In a house with no basement, a dorm, or an apartment: Avoid windows. Go to the lowest floor, small center room (like a bathroom or closet), under a stairwell, or in an interior hallway with no windows. Crouch as low as possible to the floor, facing down; and cover your head with your hands. If you have a metal bath tub, that may offer a shell of partial protection, but not plastic or fiberglass ones, which are easily penetrated by projectiles. Even in an interior room, you should cover yourself with some sort of thick padding (mattress, blankets, etc.), to protect against falling debris in case the roof and ceiling fail. A helmet can offer some protection against head injury.

In an office building, hospital, nursing home or skyscraper: Go directly to an enclosed, windowless area in the center of the building -- away from glass and on the lowest floor possible. Then, crouch down and cover your head. Interior stairwells are usually good places to take shelter, and if not crowded, allow you to get to a lower level quickly. Stay off the elevators; you could be trapped in them if the power is lost.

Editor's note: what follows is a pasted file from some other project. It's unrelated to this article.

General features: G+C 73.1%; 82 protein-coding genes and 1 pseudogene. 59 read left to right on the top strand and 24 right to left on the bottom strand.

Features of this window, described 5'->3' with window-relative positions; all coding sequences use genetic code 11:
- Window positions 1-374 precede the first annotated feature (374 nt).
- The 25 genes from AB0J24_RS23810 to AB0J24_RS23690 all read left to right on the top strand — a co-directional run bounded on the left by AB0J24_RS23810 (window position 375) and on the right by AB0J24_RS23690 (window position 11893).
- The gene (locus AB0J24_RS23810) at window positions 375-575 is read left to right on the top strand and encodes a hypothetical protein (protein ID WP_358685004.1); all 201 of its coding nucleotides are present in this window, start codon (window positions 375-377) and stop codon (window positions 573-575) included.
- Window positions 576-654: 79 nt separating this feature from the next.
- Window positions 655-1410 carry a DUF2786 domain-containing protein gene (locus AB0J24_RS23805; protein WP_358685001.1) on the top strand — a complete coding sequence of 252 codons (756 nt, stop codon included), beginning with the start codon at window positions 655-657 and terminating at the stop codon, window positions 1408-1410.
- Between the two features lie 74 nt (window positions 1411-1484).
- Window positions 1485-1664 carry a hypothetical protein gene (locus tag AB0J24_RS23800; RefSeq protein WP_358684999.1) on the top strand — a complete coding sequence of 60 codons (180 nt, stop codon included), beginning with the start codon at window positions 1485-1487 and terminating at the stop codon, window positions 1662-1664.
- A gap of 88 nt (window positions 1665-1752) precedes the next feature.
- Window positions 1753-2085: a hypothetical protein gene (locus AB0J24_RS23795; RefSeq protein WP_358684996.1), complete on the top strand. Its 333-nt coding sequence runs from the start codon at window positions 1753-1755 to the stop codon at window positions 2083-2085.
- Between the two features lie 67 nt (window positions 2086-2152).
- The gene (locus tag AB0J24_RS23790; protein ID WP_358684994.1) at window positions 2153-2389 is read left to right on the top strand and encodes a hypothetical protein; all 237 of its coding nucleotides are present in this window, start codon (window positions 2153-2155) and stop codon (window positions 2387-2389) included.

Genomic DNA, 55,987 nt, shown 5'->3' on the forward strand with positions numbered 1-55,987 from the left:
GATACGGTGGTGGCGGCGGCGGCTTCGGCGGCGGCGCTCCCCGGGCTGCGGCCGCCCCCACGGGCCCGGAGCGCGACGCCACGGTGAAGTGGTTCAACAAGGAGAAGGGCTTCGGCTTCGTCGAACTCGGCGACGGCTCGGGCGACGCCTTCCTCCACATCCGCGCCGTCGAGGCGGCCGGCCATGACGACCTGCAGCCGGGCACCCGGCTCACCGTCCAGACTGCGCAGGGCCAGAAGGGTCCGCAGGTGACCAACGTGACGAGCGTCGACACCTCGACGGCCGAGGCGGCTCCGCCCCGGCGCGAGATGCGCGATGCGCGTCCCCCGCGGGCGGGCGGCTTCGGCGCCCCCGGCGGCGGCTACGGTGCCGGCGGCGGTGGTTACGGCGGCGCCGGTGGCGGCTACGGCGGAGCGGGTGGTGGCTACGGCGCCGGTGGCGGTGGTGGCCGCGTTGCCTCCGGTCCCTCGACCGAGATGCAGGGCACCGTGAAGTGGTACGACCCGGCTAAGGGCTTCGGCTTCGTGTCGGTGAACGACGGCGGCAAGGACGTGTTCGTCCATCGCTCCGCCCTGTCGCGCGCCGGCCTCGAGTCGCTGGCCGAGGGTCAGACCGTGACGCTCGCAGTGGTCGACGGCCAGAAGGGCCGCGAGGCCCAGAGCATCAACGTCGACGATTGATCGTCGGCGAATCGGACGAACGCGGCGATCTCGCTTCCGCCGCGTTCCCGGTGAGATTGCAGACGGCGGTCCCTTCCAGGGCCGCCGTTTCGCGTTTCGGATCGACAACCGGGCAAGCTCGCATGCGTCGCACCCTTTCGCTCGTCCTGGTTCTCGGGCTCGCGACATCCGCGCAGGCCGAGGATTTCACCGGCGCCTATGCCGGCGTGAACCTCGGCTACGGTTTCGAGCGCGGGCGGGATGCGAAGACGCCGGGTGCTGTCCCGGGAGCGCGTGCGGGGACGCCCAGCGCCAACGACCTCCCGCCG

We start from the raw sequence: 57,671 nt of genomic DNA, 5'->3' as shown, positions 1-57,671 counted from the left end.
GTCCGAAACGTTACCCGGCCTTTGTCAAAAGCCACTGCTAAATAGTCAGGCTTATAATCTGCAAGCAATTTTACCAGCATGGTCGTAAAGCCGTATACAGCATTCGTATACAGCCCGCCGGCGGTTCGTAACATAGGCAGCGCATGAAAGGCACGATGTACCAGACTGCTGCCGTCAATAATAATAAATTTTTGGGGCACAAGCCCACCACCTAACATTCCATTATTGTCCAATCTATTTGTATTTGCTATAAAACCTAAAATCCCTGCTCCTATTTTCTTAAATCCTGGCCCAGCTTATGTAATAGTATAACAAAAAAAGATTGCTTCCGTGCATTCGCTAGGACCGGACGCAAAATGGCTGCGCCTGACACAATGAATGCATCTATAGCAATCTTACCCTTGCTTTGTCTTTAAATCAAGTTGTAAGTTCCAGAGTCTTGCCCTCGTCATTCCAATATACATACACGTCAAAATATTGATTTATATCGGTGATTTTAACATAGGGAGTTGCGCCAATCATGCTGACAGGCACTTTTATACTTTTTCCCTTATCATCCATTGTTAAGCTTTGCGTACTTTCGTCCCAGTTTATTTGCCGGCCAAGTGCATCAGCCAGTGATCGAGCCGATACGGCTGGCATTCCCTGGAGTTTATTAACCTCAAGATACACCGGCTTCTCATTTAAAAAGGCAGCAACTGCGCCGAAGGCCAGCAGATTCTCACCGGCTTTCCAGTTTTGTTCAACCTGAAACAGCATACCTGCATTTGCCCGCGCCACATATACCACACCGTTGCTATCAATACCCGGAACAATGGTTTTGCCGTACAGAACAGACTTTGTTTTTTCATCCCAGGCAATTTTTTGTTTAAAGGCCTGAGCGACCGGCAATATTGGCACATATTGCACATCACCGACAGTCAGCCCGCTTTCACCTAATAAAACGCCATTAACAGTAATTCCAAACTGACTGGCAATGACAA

In a mobile or manufactured home: Get out! Even if your home is tied down, it is not as safe as an underground shelter or permanent, sturdy building. Go to one of those shelters, or to a nearby permanent structure, using your tornado evacuation plan. Your plan could include staying with someone who is in a sturdy permanent structure, if a tornado threat is forecast. Most tornadoes can destroy even tied-down mobile homes; and it is best not to play the low odds that yours will make it. This mobile-home safety video from the State of Missouri may be useful in developing your plan.

At school: Follow the drill! Go to the interior hall or windowless room in an orderly way as you are told. Crouch low, head down, and protect the back of your head with your arms. Stay away from windows and large open rooms like gyms and auditoriums.